Browsing: withholding rate

TSP withdrawal strategy

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Q. I have heard that some people are taking a monthly Thrift Savings Plan withdrawal that will have all funds sent to them over a period of 119 months (less than 10 years). Looking through TSP manuals, I haven’t figured out why yet. What are the advantages/disadvantages for this strategy? A. Check Page 3 of the notice at https://www.tsp.gov/PDF/formspubs/tsp-536.pdf. Payments expected to last less than 10 years are eligible for rollover but subject to 20 percent mandatory withholding. I’m not sure that the advantage is.

Calculating tax withholding

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Q. I recently retired from federal service. I began receiving my FERS annuity Jan. 1. My annuity is $3,190 gross, plus $1,195 special retirement supplement, minus $190.28 health insurance and $36.34 for dental/vision. I am single with no dependents. I am withholding $641 for federal tax purposes. My state has no income tax. I want to begin monthly distributions from the Thrift Savings Plan at $4,200 per month. How much should I elect to withhold to ensure that I am not hit with a substantial tax bill for tax year 2014? Assume no itemized deductions. A. I’m not in a…

Partial TSP withdrawal

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Q. I will be retiring in May with 25 years of federal law enforcement service. I will be 50 years old and subject to penalties and taxes on a one-time, age-based partial withdrawal from my Thrift Savings Plan. If I withdraw $20,000 to take care of bills and home repair, how much should I request from my TSP account to cover the taxes and penalties? A. Your withdrawal will be subject to 20 percent minimum mandatory federal tax withholding, so to receive $20,000 from the TSP, you’ll need to request $25,000. The actual federal income tax, early withdrawal penalty and…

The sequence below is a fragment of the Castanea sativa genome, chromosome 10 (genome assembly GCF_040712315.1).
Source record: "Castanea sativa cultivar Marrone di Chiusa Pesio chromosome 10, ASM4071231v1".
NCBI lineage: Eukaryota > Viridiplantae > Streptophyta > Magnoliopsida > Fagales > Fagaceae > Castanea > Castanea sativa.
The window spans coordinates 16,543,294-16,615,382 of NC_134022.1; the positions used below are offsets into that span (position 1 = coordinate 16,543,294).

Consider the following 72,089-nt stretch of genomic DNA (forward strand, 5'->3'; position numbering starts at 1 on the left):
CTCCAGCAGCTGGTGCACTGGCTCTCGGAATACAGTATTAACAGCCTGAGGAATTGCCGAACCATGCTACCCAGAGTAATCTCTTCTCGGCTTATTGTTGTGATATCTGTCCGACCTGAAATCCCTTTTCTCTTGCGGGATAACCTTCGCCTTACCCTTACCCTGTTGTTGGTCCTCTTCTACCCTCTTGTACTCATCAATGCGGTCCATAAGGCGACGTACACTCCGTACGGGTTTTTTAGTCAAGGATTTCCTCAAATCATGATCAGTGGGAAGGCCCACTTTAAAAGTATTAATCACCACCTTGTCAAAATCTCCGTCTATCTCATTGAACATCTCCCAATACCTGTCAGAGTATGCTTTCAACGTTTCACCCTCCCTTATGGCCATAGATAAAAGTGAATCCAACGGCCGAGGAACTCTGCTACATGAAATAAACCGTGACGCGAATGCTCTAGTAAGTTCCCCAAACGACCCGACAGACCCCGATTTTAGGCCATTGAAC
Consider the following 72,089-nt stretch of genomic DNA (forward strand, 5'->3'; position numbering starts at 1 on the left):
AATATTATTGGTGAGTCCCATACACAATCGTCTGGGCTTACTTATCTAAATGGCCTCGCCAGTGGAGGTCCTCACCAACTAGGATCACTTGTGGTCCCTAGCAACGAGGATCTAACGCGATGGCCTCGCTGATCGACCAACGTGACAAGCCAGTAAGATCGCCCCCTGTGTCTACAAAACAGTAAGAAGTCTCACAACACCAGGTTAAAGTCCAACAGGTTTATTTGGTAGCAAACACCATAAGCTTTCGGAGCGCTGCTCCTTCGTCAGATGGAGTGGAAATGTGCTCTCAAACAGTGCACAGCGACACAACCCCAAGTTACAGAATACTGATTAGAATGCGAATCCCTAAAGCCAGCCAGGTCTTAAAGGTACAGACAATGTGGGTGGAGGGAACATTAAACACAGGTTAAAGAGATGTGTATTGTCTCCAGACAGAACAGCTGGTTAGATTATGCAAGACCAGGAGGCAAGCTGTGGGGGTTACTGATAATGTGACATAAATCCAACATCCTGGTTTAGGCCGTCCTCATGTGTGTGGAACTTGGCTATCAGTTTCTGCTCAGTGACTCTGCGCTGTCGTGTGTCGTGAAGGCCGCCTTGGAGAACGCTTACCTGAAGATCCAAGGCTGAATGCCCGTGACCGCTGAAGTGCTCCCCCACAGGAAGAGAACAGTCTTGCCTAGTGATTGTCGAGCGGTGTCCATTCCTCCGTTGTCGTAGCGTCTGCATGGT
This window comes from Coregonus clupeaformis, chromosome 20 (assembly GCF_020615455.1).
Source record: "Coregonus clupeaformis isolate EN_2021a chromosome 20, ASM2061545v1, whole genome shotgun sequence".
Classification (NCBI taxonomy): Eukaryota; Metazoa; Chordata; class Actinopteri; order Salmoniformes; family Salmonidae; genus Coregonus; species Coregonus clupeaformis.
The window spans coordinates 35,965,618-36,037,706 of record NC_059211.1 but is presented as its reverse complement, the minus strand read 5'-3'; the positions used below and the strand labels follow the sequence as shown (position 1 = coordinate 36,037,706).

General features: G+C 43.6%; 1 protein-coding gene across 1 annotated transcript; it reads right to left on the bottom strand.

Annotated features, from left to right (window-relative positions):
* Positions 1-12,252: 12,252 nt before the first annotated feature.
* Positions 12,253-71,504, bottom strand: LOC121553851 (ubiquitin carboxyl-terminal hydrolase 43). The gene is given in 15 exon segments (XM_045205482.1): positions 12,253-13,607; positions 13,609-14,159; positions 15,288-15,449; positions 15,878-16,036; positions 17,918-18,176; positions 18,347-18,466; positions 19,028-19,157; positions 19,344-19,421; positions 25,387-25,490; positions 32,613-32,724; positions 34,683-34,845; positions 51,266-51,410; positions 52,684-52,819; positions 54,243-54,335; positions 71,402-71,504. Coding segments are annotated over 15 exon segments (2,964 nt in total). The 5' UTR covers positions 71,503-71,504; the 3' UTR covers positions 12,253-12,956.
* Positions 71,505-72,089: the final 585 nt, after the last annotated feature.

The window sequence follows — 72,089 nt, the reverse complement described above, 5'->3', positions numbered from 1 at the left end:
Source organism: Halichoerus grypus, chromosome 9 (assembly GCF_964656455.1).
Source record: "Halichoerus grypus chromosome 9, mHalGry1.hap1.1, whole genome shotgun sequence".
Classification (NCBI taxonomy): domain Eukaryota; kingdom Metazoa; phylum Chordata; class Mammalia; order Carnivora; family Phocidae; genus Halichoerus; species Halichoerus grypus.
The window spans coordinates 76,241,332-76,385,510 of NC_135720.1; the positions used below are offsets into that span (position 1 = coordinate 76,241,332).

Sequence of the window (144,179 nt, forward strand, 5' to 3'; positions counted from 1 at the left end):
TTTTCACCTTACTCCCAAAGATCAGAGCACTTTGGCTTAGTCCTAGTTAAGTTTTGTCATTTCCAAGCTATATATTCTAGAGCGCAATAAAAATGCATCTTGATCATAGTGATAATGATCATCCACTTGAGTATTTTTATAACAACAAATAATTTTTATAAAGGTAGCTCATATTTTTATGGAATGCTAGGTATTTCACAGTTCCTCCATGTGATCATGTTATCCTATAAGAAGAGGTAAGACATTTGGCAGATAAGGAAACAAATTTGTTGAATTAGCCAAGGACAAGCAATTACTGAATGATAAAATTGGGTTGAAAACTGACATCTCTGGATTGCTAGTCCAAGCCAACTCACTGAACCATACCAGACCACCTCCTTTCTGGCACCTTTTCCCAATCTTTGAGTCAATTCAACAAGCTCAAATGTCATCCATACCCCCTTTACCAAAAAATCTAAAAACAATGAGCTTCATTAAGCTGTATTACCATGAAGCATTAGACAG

Retirement date, taxable distribution and IRS penalties

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Q. I am an FERS employee and, for various reasons, have selected Nov. 28, 2015, as my retirement date, age 60+ with 21 years civil service and four years military, for which a deposit has been made. One of the many reasons that I selected this date was so that I could have a Thrift Savings Plan residential loan balance declared as a taxable distribution during the 2015 tax year, because I will have substantial withholdings by that time, and given my tax return history, would have a significant tax overpayment that would be useful in paying a portion of…

Tax withholding rate

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Q. I am a federal employee considering retiring at age 64. I want to withdraw my Thrift Savings Plan funds in one lump sum, which by then will be approximately $400,000. At what tax rate can I expect to be hit upon withdrawal? A. Your withdrawal will be subject to 20 percent federal tax withholding. Read the document at https://www.tsp.gov/PDF/formspubs/tsp-536.pdf for more information.

Early withdrawal penalty